Halloween is a frightfully fun holiday. Chances are that you want your children to continue to enjoy this night full of ghosts, goblins and delectable delights, but have concerns about how all the candy they collect affects their teeth. Docbraces is here to help: Our Dental Guide for Halloween is designed to assist parents by offering tips on more tooth-friendly ways that their children can enjoy the sugary-treats they collect on All Hollows’ Eve.
Docbraces’ Dental Guide for Halloween
1. Sort the Sweets
For safety’s sake, parents already check each piece of candy. We recommend that parents also sort the sweets according to candy type. For example, hard candy will go into one pile, sticky candies in another, and so on. Once the sorting is complete, place the sticky, gummy and hard candy in one container (these will be disposed of later). Place the rest of the candy, which is the candy that you will be keeping, in another container.
HINT: Plain chocolate is less harmful than hard candies, gummies, caramels, taffy and sour candies.
Tips for sorting your sweets:
Any candy that remains in the mouth for a long time should be thrown away. Hard candy can break or chip a tooth, chewy candy can loosen a crown, cap or a dental filling and get stuck in the crevices of the teeth, which means it will stay there to feed bacteria and damage the teeth for a very long time. Sour candy usually contains citric acid, which is harmful to the teeth; therefore, avoiding these kinds of candies is best. If you or your child do choose to eat any of these chewy or acidic candies, rinse your mouth with water directly afterwards, then brush and floss 30 minutes later.
2. Limit Candy Consumption Time
Some parents make a practice of allowing their children to indulge themselves with their Halloween candy for a couple of days. After the kids eat all this candy, they may have had their fill for some time; thus, making it pretty easy for mom and/or dad to repossess what remains. This leftover candy can serve a variety of purposes. Some families freeze the remaining M & M’s, candy bars, and kisses to add to the cookies, and cupcakes they bake throughout the holiday season.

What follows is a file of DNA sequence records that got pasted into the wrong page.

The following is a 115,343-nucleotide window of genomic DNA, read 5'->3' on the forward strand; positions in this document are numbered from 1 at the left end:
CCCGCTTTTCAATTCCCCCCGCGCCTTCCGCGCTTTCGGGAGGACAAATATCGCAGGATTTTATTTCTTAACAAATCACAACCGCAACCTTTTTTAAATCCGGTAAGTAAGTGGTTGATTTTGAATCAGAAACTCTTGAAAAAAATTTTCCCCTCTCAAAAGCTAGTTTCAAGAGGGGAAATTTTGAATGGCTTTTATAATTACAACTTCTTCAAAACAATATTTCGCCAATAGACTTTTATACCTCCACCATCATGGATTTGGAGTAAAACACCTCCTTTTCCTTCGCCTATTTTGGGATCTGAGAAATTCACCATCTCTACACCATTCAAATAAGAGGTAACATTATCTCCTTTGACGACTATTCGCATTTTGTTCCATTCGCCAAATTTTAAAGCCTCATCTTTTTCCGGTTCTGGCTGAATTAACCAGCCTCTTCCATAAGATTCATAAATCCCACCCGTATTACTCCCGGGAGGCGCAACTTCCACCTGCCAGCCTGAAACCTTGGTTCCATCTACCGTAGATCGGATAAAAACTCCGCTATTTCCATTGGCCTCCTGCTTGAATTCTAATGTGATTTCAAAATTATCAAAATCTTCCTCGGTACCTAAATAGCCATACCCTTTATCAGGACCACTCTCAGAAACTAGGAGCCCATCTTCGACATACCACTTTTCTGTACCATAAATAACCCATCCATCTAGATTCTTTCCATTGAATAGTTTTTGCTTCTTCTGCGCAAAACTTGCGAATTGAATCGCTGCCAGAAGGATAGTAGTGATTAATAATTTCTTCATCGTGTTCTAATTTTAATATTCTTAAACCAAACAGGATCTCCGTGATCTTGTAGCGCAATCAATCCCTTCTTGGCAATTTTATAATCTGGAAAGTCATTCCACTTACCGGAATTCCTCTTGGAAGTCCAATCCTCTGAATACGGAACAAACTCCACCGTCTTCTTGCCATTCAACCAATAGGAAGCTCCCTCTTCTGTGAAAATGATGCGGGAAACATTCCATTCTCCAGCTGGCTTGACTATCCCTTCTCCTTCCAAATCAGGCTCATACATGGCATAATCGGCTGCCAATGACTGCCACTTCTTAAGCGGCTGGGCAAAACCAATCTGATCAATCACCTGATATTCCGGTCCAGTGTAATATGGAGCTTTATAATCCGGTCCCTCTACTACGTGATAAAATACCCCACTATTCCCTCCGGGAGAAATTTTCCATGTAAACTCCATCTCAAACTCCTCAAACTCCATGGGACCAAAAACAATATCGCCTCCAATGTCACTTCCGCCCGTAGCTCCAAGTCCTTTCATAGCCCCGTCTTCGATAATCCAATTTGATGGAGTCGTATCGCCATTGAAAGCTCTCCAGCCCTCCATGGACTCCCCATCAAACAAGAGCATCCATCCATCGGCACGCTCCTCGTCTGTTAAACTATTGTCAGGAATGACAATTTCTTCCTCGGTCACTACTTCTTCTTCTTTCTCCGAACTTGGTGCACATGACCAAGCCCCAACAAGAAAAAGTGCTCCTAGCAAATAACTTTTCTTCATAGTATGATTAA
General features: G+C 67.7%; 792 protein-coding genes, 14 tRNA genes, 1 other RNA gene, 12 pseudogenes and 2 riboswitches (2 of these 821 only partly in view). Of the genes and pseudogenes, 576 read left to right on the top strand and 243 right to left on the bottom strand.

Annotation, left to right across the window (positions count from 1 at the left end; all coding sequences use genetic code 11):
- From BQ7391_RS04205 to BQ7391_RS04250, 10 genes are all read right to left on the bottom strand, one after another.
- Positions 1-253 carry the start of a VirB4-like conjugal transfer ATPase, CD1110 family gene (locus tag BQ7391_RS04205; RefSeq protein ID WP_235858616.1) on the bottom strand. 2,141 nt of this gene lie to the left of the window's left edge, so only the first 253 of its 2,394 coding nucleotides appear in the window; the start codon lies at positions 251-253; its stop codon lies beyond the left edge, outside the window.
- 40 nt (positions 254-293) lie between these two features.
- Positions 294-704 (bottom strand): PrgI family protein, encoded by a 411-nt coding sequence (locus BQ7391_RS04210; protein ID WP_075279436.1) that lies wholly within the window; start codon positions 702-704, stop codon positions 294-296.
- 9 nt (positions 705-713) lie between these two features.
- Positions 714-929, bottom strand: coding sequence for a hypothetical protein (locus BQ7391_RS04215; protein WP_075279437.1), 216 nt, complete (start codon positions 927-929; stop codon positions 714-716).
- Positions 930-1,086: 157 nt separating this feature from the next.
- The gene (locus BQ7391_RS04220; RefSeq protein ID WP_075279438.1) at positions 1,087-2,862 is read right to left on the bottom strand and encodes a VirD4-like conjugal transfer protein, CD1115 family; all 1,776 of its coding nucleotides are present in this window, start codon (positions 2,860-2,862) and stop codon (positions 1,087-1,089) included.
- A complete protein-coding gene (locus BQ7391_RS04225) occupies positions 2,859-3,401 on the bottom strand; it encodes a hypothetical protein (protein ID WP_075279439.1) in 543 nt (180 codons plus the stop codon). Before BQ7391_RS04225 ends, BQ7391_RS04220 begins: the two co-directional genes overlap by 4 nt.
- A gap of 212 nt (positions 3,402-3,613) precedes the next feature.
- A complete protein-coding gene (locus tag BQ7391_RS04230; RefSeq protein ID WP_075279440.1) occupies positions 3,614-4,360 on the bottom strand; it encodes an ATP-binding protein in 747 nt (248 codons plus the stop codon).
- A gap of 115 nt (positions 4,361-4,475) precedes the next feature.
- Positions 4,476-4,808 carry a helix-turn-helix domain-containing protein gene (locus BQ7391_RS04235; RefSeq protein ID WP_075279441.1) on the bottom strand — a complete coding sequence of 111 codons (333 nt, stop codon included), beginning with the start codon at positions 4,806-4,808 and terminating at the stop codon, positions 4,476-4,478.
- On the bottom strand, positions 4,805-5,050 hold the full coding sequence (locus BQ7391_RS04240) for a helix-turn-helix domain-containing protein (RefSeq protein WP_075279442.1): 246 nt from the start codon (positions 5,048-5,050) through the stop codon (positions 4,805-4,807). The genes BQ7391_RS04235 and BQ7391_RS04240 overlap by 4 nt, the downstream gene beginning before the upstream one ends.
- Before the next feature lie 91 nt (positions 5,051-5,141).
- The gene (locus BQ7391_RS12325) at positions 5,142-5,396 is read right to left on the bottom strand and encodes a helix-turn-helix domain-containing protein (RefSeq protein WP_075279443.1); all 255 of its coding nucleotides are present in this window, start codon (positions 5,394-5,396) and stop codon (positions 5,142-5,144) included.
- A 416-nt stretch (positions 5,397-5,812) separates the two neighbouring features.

If you did keep some of the hard candies, these can be used to create stained-glass ornaments for a holiday tree or to give as gifts to family and friends. The hard candies can be crushed, placed inside various shapes cut out in the cookie dough and then baked. Do not forget to make a hole for the ribbon so it can hang on your tree. Once the cookies are done and cooled, if you want to keep them indefinitely, spray them with polyurethane. Prior to spraying them, these are edible; however, watch out for the stained-glass because you could chip a tooth.
3. Candy as Cash
If you want to avoid just taking away your child’s hard, sticky and sour candy, consider setting up a ‘candy as cash’ shop at home. Head to your local dollar store and grab some fun Halloween toys that you think your kids will love. They can use their candy to pay for the items they want. Besides limiting the amount of sugar your children eat by creating this store, they might just learn a little bit about managing finances. Accomplish this by basing payment on the type of candy you ‘charge’ for a specific toy. For example, if you know that your child loves sticky candy, and enjoys to colour, use this information to your advantage as you price your items. For example, a colouring book with crayons may cost five pieces of sticky candy; whereas, a stuffed animal may be ‘cheaper’ only costing three pieces of hard candy.
4. Set a Regular Treat Time
By setting a specific treat time, you can reduce the likelihood that your family will be snacking throughout the day. In addition, this helps to encourage moderation. Consider setting up your family’s treat time after a meal because your mouths will already be producing additional saliva, which will help wash the sugar away: Washing the sugar away is very important because it is not the amount of sugar that causes damage to the teeth, it is the amount of time that the sugar stays on the teeth that does.
5. Brush and Floss
Make sure that your children brush their teeth twice a day and floss at least once. Brushing and flossing rids the mouth of the bacteria responsible for breaking down the protective coating on the teeth (i.e., enamel), which leads to decay and cavities. Have your children brush their teeth in the morning as well as before they go to bed: Each brushing session should last for two minutes.
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Docbraces has offices located throughout the Canadian Provinces of Nova Scotia, New Brunswick, Prince Edward Island and Ontario.
We have offices in:
- Dartmouth, Halifax, Moncton, Truro and Amherst, Nova Scotia
- Charlottetown and Summerside, Prince Edward Island
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To make an appointment at one of Docbraces’ offices please call 1-866-639-7695.